Did you know that rock star Bono from U2 has glaucoma?
U2’s Bono is not alone, at least 3 million North Americans have glaucoma, but only 50% know they have it!
In 95% of glaucoma cases, it starts off asymptomatic and by the time the condition is noticed, the vision loss is irreversible. That’s why regular eye exams are so crucial, even if you don’t suspect a problem.
Schedule an eye exam with an eye doctor near you who knows the latest treatments for glaucoma to ensure the best possible outcome.
SEE RELATED: Glaucoma: What are the Signs?
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What is glaucoma?
Glaucoma is an eye disease that damages the optic nerve – the only connection between the eyes and the brain.
Most cases are caused by a buildup of pressure within the eye. The longer the pressure builds, the more damage it causes to the optic nerve. Left untreated, the optic nerve will continually deteriorate, resulting in permanent vision loss or blindness.
Glaucoma: ‘The Silent Thief of Sight’
As the condition progresses patients will experience tunnel vision or notice patchy spots in their peripheral vision.
The more severe type of glaucoma (acute closed angle glaucoma) may cause symptoms like nausea, vomiting, headaches, severe eye pain, red eyes and blurred vision.
How is glaucoma detected?
Glaucoma can only be detected through a comprehensive eye examination.
During an exam the eye doctor will assess a patient’s visual field, examine the optic nerve and test eye pressure, among other things.
Yearly eye exams, or as often as recommended, are necessary to diagnose and treat glaucoma, as early detection is key.
There are a range of tests used by an eye doctor for glaucoma. These tests include:
1. IntraOcular Pressure Tests (IOP)
- Air Puff Test – During this test a puff of air is used to gently bounce off the front of your eye. The device used calculates how much resistance the eye displayed to the air puff, revealing the amount of internal eye pressure.
- Blue Light Test (Goldmann tonometry) – After inserting numbing drops, an eye doctor will use a device called a slit lamp biomicroscopy to slowly move a flat-tipped probe until it gently touches the cornea.
- Tonometer – After applying some numbing drops to the eyes, the eye doctor will gently touch the eye with a small device that measures the eye’s internal pressure and resistance.
While the Goldman method may be considered the gold-standard for measuring eye pressure, all methods mentioned above are accurate, comfortable and, most importantly, safe.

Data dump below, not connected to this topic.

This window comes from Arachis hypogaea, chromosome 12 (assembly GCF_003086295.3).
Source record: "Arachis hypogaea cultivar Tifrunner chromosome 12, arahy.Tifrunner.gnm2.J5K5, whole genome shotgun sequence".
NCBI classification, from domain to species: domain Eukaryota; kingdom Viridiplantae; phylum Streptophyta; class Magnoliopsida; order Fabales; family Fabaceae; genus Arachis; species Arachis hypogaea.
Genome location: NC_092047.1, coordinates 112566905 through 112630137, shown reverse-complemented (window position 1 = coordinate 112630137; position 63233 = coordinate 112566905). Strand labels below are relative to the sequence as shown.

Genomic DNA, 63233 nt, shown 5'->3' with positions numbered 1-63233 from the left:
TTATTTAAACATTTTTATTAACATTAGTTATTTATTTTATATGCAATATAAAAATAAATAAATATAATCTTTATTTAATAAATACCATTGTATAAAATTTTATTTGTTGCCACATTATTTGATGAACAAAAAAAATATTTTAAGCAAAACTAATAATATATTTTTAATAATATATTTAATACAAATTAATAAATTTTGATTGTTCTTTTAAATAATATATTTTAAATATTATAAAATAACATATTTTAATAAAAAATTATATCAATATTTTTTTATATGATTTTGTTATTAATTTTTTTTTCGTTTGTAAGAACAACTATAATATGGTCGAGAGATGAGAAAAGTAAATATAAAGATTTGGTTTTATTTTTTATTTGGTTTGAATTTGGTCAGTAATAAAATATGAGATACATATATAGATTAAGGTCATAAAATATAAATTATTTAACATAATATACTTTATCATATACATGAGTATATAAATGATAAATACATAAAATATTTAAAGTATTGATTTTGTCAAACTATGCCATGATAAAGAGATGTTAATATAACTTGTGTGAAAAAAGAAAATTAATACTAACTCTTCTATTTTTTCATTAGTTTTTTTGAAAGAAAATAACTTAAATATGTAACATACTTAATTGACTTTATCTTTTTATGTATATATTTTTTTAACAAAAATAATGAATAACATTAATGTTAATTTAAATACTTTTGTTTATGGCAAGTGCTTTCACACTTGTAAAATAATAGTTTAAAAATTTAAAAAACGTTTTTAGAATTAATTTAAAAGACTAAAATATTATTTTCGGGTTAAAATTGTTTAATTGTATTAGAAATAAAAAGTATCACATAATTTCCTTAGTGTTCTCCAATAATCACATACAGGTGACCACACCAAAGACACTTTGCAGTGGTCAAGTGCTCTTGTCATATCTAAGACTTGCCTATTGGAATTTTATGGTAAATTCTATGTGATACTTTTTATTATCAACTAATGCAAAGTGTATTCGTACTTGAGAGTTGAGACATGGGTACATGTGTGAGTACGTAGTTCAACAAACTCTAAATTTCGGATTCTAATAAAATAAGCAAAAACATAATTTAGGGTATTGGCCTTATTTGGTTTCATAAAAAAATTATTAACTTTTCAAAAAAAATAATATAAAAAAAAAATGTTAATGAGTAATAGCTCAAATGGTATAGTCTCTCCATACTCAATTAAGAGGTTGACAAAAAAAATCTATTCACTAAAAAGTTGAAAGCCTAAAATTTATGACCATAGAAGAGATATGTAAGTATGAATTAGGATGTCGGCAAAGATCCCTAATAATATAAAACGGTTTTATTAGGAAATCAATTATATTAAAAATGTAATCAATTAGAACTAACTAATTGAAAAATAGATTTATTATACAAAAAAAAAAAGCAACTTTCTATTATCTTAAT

This is a non-invasive, computer-based diagnostic device that provides color-coded, cross sectional images of the retina, allowing for early detection and treatment of glaucoma, and other ocular diseases.
The OCT scan uses a laser (without radiation) to obtain high resolution images of the layers of the retina and optic nerve to locate any changes or ocular damage.
3. Visual Field Test
This is a diagnostic test that produces a computerized map of your visual field. It enables your doctor to measure the range of your peripheral vision, and detect any abnormalities in your visual field.
How is glaucoma treated?
While there is no way to prevent glaucoma, there are several treatment options that can help prevent or slow down damage to the eye and vision loss.
Prescription eye drops are usually the first treatment option used for early stages of glaucoma. These drops are used to help improve how fluid drains from the eye or helps decrease eye pressure by limiting the amount of fluid the eye produces.
When eye drops alone are ineffective, the eye doctor will likely prescribe oral medications to lower eye pressure.
Surgery and other therapies
Aside from eye drops and oral medications, the other glaucoma treatments eye doctors may recommend include:
- Drainage tubes – a small tube shunt is placed into the eye and acts as a ‘pipe’ to drain excess fluid.
- Filtering surgery – this surgical procedure decreases eye pressure by allowing fluid to drain from the eye.
- Laser therapy – Laser trabeculoplasty helps the fluid easily drain from the eye and is used to treat open-angle glaucoma.
- Minimally invasive glaucoma surgery (MIGS) – This option tends to cause fewer side effects and complications than standard glaucoma surgeries.
Since glaucoma is the silent thief of sight, make sure to catch it early — with a yearly eye exam.
LEARN MORE: Guide to Eye Conditions
Schedule an appointment with an eye doctor near you who can provide effective treatments and glaucoma management to preserve your vision as long as possible.
Glaucoma: What are the Signs? »